Confession: drawing isn't something I do enough of. However, I'm not sure I could ever feel that I draw enough. I think, though, that it's fair to say I could do more of it than I do. This fact got me thinking about all the weird exercises I've been exposed to. I thought it might be interesting to share a few of these with you all. Most will be familiar with you, some may not be. Either way, they're fun to talk about.
The first one I am going to speak of is not necessarily one I'd recommend to anyone, oddly. It involves the following items:
1 cup of bleach
several cotton swabs (commonly known as Q-Tips)
black railroad board
Simply put, you have a cup of bleach, dip the swabs into said bleach, then use the swabs to draw on the railroad board, creating white orange lines. The concept is not much different from using white charcoal on black paper in an attempt to capture the light rather than the dark, except that the swab is not as precise a weapon, you don't get varied values from the bleach, and you can't smudge or erase bleached paper.
This exercise was introduced to me during my freshman year at Pratt, by my Drawing 101 instructor, Prof. Sanfilippo. It was a total non-sequitur from the usual charcoal on newsprint exercises we'd grown accustomed to and really shook things up. We were instructed to bring in the materials as listed above (with several sheets of the board necessary), and sat through a quick demo that lasted all of two minutes. We had a model in the class and started out with relatively quick poses (probably a minute or so a piece), followed by some 5 minute poses and then a few 20 minute poses.
What made this exercise so interesting was that it really called into question one's decision making. One had to be sure that the mark they were about to make was where it needed to be. Lacking any form of undo button caused a strain on one's ability to see. Each decision became all the more important, and one misstep could spell doom for your efforts. A casual flick could see bleach spots all over your drawing. An adjustment in posture could spill your cup and coat the board. It was an exercise in carefulness. But it also was the exact opposite.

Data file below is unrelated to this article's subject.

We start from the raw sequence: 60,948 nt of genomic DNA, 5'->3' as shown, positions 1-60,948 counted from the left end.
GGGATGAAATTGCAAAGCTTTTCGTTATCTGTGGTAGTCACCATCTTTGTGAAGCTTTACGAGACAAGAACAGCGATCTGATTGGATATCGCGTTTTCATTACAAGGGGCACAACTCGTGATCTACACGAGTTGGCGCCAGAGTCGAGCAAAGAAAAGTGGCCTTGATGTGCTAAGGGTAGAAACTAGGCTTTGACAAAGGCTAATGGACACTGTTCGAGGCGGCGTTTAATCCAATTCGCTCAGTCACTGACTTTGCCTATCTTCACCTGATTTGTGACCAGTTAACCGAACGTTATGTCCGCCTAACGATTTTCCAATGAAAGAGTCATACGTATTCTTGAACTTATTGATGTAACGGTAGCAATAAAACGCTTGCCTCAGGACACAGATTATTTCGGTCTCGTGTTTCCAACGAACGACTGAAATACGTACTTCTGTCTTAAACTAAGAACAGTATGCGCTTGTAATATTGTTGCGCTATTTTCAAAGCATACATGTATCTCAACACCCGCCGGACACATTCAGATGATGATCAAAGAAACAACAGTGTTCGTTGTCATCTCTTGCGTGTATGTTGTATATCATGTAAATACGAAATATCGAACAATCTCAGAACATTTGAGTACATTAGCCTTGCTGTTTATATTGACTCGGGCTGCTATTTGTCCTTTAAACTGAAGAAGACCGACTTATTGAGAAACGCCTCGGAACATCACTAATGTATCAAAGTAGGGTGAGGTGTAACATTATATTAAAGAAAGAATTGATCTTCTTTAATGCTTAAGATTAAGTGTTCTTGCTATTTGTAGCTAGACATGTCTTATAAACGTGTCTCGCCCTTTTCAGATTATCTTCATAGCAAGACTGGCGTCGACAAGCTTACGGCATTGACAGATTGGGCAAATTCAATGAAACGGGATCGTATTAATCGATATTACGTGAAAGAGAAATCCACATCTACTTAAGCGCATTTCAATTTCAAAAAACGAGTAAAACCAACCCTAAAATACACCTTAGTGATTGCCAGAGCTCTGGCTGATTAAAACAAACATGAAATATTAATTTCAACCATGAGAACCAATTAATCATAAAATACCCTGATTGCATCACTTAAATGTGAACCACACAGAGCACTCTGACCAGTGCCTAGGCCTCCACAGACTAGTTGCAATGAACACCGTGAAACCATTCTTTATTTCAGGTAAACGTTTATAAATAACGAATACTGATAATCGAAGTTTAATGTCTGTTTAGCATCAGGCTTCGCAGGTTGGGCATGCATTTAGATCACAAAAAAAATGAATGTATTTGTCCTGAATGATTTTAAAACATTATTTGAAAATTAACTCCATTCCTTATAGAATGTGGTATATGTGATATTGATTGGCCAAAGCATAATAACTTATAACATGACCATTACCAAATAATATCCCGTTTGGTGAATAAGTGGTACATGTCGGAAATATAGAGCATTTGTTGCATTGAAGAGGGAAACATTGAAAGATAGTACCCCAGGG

Just as we were being forced to really consider our marks, we were also being forced to let go. If we spattered, so be it; if we absentmindedly touched the board someplace we did not intend, such was life. There grew, over time, an adjustment to things not quite going according to plan. A tool as useless as a Q-Tip will can do that. It's blunt inexactness laughed in the face of our carefulness. The bleach that eventually got on our fingertips marred the pristineness of our efforts. Before long we had little choice to just draw.
Now, the big problem with doing this exercise is pretty obvious: it requires the use of bleach. Imagine, if you will, 25 cups of bleach open in a single studio. It was fairly late in the semester so it was cool outside, and the windows were cracked open in an attempt to balance personal comfort with the ventilation of the fumes. I'm fairly certain that OSHA would have had something to say about the matter, but they weren't there. I, on the other hand, was there. And I'm not exactly sure I walked away entirely unscathed. For this reason, I don't really recommend this exercise. At least not in the manor I was taught. Perhaps instead of bleach, you might use white ink or white paint. I don't see why the railroad board need be replaced, and I certainly would recommend keeping the cotton swabs.
The point is that the exercise was an interesting change-up to the type of drawing we'd become accustomed to. And change-ups are usually good things. Unless they involve lots of bleach in a poorly ventilated, enclosed space. Then it's just interesting to ponder doing the exercise, and leave the doing of it to far crazier people.